Posted 22 February 2012 - 12:40 AM
Incinerator Kate is mentioned on Wanliss (P.182) with two lines on her character.
In Jacka's Mob (P.83 of the third edition) she is very well described.
"In this village (RIbemont) there lived a queer old soul who answered to the name of Incinerator Kate. She derived this name from the fact that she was constantly in attendance at the camp incinerator, accompanied by a wheelbarrow; she was seldom without the wheelbarrow. Her wearing apparel consisted of a shawl pulled down tightly over her head and tied under her chin; a jacket, also fitting tightly and held in position at the waist by a piece of string; and a skirt which jutted out like that of a ballet mistress. As she waddled along in her wooden clogs, pushing her barrow before, this canopy of cloth wobbled about, up and down and every way, in time with her movements. Naturally, she came in for a lot of banter from the boys, but she could always hold her won when it came to back chat. On this particular afternoon (a sports day) several of us were standing yarning with Bert Jacka when we saw the crowd split in two, and Incinerator Kate come flying through it. On her heels came another woman dressed in a similar manner. The only difference was that the woman in front trundled a wheelbarrow, and the woman behind carried a piece of firewood. Faster and faster went the wheelbarrow, but the firewood gained steadily on it. Who was who, we could not guess, until the driver of the barrow suddenly tripped and went headlong, clothes well up to the waist, revealing a pair of khaki breeches. Then the billet of wood came into its own." Edgar Rule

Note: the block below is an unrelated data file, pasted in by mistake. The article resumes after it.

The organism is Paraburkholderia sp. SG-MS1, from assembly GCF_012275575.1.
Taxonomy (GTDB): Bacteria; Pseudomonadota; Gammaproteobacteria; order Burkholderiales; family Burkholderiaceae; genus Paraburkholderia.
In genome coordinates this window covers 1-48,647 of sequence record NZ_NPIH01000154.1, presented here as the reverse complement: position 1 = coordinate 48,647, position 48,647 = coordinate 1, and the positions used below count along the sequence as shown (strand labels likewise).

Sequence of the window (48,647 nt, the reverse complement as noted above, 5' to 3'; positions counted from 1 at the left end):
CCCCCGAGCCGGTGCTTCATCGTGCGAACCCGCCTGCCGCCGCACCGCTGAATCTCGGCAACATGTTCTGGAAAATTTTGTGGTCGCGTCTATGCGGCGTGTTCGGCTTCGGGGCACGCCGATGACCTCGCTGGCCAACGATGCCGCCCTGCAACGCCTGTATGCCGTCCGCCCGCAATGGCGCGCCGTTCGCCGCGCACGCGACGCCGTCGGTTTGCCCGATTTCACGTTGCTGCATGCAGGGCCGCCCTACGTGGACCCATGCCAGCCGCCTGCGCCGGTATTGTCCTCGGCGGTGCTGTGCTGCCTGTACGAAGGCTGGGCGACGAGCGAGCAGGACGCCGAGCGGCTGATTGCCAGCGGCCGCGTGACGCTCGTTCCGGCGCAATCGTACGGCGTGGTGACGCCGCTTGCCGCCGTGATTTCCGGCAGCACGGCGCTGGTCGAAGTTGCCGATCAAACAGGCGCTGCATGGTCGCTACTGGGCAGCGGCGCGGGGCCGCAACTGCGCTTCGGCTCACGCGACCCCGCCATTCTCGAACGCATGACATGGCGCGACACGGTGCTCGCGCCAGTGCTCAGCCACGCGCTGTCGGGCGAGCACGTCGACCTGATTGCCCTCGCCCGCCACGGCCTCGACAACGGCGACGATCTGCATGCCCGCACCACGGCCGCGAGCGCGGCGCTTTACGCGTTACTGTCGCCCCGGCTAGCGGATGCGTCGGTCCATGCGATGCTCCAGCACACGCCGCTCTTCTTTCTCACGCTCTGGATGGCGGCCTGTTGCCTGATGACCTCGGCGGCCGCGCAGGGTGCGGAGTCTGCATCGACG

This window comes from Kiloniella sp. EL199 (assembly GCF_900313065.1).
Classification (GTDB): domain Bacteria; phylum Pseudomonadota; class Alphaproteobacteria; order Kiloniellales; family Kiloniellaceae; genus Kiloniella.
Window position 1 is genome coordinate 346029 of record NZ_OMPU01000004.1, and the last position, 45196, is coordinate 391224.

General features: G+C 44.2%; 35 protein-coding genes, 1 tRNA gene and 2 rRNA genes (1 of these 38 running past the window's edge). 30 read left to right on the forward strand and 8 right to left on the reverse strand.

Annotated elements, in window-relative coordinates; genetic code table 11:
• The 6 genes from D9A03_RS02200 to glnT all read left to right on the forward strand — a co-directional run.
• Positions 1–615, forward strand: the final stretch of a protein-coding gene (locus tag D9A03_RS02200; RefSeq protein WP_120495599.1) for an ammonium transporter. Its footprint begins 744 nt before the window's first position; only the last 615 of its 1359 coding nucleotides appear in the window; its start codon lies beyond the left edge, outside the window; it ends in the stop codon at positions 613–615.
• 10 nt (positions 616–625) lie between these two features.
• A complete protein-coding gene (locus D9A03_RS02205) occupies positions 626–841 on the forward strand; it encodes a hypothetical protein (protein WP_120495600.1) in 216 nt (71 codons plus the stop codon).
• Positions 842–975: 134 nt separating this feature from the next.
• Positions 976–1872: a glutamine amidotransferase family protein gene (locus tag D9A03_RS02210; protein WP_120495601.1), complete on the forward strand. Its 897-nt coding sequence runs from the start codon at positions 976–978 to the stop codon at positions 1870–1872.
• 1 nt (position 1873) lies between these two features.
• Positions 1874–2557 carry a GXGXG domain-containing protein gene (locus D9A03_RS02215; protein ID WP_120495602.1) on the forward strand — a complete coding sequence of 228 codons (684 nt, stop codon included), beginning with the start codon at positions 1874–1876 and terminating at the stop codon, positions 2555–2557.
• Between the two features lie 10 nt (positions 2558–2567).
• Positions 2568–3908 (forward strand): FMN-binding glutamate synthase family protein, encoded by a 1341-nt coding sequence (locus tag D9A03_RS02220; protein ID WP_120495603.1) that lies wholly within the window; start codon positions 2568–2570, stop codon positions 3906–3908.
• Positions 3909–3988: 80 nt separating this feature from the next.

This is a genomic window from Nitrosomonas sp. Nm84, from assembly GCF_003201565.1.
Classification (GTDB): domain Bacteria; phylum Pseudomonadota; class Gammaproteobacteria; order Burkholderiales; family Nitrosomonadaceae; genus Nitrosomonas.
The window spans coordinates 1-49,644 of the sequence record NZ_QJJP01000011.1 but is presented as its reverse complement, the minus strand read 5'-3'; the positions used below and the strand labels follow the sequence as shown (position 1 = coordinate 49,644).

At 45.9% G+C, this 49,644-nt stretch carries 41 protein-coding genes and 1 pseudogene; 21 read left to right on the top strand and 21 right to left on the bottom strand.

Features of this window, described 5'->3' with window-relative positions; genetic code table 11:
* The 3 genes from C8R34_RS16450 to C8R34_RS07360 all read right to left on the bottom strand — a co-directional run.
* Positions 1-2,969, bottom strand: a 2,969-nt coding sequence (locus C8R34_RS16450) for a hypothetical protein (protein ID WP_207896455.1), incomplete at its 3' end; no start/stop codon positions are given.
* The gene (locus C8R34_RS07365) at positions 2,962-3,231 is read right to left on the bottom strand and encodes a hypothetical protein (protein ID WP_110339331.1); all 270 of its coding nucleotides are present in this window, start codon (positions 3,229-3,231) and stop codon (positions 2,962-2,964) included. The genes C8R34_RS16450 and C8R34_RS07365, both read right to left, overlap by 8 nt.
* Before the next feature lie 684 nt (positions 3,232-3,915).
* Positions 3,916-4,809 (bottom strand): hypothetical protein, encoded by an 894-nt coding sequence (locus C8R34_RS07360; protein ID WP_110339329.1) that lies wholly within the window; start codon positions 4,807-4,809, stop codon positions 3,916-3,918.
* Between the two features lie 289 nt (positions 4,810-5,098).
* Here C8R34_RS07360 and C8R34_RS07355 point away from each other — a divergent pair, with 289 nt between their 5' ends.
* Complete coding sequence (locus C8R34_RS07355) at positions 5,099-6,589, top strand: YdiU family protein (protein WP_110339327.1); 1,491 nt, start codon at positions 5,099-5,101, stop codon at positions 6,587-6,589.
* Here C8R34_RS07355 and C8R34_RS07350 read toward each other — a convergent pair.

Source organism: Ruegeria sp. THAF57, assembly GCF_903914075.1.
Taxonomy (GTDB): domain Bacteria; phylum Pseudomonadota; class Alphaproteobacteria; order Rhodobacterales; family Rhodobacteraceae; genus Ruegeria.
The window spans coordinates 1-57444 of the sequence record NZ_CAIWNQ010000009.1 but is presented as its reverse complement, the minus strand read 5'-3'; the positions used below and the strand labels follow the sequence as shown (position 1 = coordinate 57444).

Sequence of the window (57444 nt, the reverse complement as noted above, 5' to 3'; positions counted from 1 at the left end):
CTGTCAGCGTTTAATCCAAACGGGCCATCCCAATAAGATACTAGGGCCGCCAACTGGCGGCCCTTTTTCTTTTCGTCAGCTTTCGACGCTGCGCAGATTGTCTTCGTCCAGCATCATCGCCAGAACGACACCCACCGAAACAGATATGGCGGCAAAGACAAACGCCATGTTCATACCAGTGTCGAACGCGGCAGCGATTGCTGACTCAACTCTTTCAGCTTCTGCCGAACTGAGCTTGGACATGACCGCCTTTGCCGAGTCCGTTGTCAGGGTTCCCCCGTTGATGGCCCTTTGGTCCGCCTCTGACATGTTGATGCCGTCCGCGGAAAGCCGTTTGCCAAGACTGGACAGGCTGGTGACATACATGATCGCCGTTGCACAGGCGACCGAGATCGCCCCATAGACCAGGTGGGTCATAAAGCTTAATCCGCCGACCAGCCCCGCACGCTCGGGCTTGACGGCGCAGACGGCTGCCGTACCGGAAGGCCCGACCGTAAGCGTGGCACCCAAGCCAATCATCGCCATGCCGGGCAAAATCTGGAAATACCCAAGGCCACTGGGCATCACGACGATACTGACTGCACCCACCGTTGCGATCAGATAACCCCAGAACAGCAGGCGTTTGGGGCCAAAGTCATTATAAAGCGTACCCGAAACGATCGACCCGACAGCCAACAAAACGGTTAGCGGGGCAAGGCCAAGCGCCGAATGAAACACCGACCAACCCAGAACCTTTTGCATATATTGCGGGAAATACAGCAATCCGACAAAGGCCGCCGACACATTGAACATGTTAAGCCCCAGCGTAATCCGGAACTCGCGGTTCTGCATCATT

In a less well known book, "Playing Your Part - the diary of William Devereaux, D Coy 14th Battalion AIF" (P. 75) she is described as…
"She was a little old woman half dotty, very stout, old clothes falling off her, a face as ugly and red as a turkey cock, about five inches of hair which she always tied in a ball on the top of her head. Her boots were old ones worn by the soldiers at one time or another. She made her living poking around the soldiers camps collecting old socks, bottles etc. She alway attended the sports and football matches we held. It used to be great fun for someone to pretend to chase her. She would tuck up her old skirt around her knees and run for her life. She used to wave to all the officers when they were marching past with the men." William Devereaux